The real issue here is that ranking search results is an incredibly grey area and its not clear what the "correct" or optimum result is.

      It's not a problem like sorting, or finding the shortest path where the optimum solution is well defined.

  15. ben edwards

    If you expected otherwise...

    Pimping their own products? Who would have seen THAT coming? I'm surprised Microsoft doesn't do it on the same scale as Yahoo! or Google.

  16. Anonymous Coward

    Are we forgetting something?

    It's a search engine, not an OS, not a piece of physical hardware which would take considerable time to either remove or configure. The competition is a but a click away.

    What's more, Google is not receiving any money to list a website as part of their general results. It's an indexing service - it's free. I don't recall people suing BT because their phone number doesn't appear on page 1 of the phone book. The algorithm is for users to find what they're looking for faster, not for companies to game in order to pick off the least savvy consumers who simply click on the first result.

    The day Google force manufacturers to make their search engine the only search engine on my computers, make me sign some kind of upfront EULA to use their search and prevent my browser from accessing other search engines - then I'll support a competition enquiry. But this is up there with suing McDonalds for getting fat.

    I've started using Blekko for half my search results as Google's gone a bit crap recently. I don't think governments or newspaper tycoons quite get the nature of the web. In a matter of weeks people can switch from using one service to another turning from a popular community to a barren wasteland - destroying both profits and shareholders dreams in the process.

    What's the use of prosecuting a popular website today if it could be gone by tomorrow before the investigation even gets off the ground?

    1. Mark 65


      "What's more, Google is not receiving any money to list a website as part of their general results. It's an indexing service - it's free."

      Err, no. You see they sell ads, and adwords etc in a supposedly fair auction then got and stick their own services at the top of the search. Whilst I would expect to see Googles own services listed somewhere on the search page (maybe to one side?) I don't expect them to cheat/juice the results when they are also charging people for the ability to get higher up the rankings. They are a monopoly in search and by doing this they are abusing that monopoly and even had a VP admit it publicly. Your rant about them not forcing you to do anything is utterly besides the point.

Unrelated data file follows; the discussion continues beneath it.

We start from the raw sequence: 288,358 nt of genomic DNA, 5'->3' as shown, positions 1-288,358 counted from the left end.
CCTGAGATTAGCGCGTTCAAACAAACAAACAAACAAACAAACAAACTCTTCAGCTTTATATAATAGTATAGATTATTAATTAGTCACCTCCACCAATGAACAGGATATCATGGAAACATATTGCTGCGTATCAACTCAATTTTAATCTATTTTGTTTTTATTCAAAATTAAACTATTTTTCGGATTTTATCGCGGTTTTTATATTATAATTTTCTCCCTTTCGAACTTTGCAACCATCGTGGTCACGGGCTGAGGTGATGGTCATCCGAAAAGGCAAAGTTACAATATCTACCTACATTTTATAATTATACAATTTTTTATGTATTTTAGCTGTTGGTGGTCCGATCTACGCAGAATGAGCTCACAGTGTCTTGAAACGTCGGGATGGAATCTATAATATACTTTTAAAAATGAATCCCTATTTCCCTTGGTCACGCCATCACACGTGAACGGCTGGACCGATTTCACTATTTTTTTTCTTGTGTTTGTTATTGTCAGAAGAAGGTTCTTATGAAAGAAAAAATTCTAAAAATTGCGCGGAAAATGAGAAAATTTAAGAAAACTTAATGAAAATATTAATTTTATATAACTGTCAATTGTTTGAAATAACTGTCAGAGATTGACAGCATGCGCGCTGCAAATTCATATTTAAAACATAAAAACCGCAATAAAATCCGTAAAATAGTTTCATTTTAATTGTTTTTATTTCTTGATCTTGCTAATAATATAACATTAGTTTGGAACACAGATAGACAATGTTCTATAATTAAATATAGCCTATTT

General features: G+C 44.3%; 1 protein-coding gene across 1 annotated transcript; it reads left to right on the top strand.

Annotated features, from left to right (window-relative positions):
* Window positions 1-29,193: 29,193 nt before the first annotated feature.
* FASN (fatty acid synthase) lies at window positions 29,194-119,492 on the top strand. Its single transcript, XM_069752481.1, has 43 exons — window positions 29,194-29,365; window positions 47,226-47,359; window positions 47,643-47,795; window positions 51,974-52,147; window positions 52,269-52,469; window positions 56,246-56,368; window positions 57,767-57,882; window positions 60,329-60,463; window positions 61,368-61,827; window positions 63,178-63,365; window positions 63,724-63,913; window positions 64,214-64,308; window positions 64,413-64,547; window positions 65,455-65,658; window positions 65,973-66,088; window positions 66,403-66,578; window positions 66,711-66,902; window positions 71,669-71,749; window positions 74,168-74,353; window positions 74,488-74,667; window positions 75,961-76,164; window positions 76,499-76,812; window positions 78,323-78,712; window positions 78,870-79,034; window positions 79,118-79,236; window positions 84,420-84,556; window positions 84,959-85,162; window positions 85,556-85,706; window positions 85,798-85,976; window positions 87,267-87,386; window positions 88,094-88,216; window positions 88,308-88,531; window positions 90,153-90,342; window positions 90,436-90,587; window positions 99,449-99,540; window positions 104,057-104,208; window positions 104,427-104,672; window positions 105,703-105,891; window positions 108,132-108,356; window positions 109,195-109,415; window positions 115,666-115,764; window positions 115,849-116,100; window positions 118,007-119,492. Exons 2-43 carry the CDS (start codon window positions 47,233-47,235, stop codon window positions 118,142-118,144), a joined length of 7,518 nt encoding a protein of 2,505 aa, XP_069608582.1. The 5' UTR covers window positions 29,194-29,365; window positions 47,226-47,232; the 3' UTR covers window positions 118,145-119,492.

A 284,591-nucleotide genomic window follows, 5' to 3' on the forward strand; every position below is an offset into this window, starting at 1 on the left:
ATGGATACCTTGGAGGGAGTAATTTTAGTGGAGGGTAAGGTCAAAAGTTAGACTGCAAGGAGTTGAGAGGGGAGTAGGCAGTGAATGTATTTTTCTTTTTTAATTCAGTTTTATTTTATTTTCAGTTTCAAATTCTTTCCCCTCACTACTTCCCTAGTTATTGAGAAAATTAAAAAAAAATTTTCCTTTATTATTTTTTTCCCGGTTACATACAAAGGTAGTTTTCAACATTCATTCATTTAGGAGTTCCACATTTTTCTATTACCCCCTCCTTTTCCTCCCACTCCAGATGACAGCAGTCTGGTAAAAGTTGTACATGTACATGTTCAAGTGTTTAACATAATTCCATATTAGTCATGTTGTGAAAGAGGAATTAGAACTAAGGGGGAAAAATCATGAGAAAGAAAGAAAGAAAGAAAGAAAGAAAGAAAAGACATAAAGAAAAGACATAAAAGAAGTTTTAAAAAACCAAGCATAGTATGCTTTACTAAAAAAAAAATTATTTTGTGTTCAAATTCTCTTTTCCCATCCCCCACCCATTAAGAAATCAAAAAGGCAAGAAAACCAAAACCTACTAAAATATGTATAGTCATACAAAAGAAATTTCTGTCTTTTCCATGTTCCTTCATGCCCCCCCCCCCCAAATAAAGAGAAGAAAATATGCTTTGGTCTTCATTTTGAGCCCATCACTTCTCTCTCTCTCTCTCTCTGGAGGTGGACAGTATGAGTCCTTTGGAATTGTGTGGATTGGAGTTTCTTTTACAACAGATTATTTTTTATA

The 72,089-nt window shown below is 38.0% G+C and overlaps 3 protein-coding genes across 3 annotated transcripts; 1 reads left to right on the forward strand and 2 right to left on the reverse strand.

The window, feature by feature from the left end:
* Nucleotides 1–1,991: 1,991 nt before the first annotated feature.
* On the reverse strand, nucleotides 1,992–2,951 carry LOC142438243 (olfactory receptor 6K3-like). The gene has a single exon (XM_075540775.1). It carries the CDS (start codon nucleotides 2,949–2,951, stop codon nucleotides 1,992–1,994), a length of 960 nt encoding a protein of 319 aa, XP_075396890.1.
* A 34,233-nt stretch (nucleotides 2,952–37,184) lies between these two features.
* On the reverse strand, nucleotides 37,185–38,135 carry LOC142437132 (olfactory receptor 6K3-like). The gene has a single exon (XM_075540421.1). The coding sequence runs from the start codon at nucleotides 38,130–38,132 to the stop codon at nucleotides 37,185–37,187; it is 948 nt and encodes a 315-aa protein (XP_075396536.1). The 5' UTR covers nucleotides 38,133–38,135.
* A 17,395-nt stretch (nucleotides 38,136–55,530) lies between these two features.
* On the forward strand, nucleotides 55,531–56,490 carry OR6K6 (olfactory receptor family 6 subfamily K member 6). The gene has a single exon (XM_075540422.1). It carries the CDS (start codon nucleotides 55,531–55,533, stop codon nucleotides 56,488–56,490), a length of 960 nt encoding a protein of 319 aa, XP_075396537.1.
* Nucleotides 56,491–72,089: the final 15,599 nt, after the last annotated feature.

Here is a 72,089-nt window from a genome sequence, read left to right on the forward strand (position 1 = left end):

Are you from the other side of the pond? I only ask because the failure of the Government over there to deal with monopolists and the outright fear and hatred of "regulation" usually yields such "why don't the EU keep their noses out" type posts on such matters. There are those that "get it" but an awful lot that don't. I'm not a great fan of regulation but I appreciate it when it's used to level the playing field between monopolists and their fucked-over, deceived, and abused customers.

      1. Anonymous Coward
        Anonymous Coward

        @Mark 65

        re: my comment, "general results" - I thought the article was discussing their search algorithms? Not their advertising model - which is a different matter altogether.

        "I don't expect them to cheat/juice the results when they are also charging people for the ability to get higher up the rankings."

        Really? They charge websites to be indexed?

        Who's ranting? Obviously you were so enraged at my comment you were unable to slow down and actually read it correctly.

        1. sabroni Silver badge


          they charge websites to appear at the top of the search results. It's the display bit you pay for not the indexing.

          And you don't really think Google's ad business would be as profitable without piggybacking on their search results, do you?

    2. Doug Glass

      And ...

      ... there's no antitrust violations either.

  17. Allan George Dyer Silver badge

    What a delightfully interpretable phrase:

    "search results are ranked in a way that provides users with the most useful answer"

    here "most useful" means:

    i) to the user, we have scientific analysis to demonstrate relative usefulness.

    ii) to the user, we have confidence in our products, we know are services are the best, so they go at the top.

    iii) to us, whatever benefits the company.

    Take your pick.

    1. Allan George Dyer Silver badge

      I know the difference between "are" and "our"

      but I'm sometimes too lazy to proof-read.

  18. JaitcH

    'three times more often than other search engines'

    So maybe the other three got their algorithms wrong?

    In any event, Google makes no charges for this search function, so I have no problems with any bias - real or imagined.

    If it was a paid service things would be different.

  19. Anonymous Coward
    Anonymous Coward

    Well this is also an algorithm...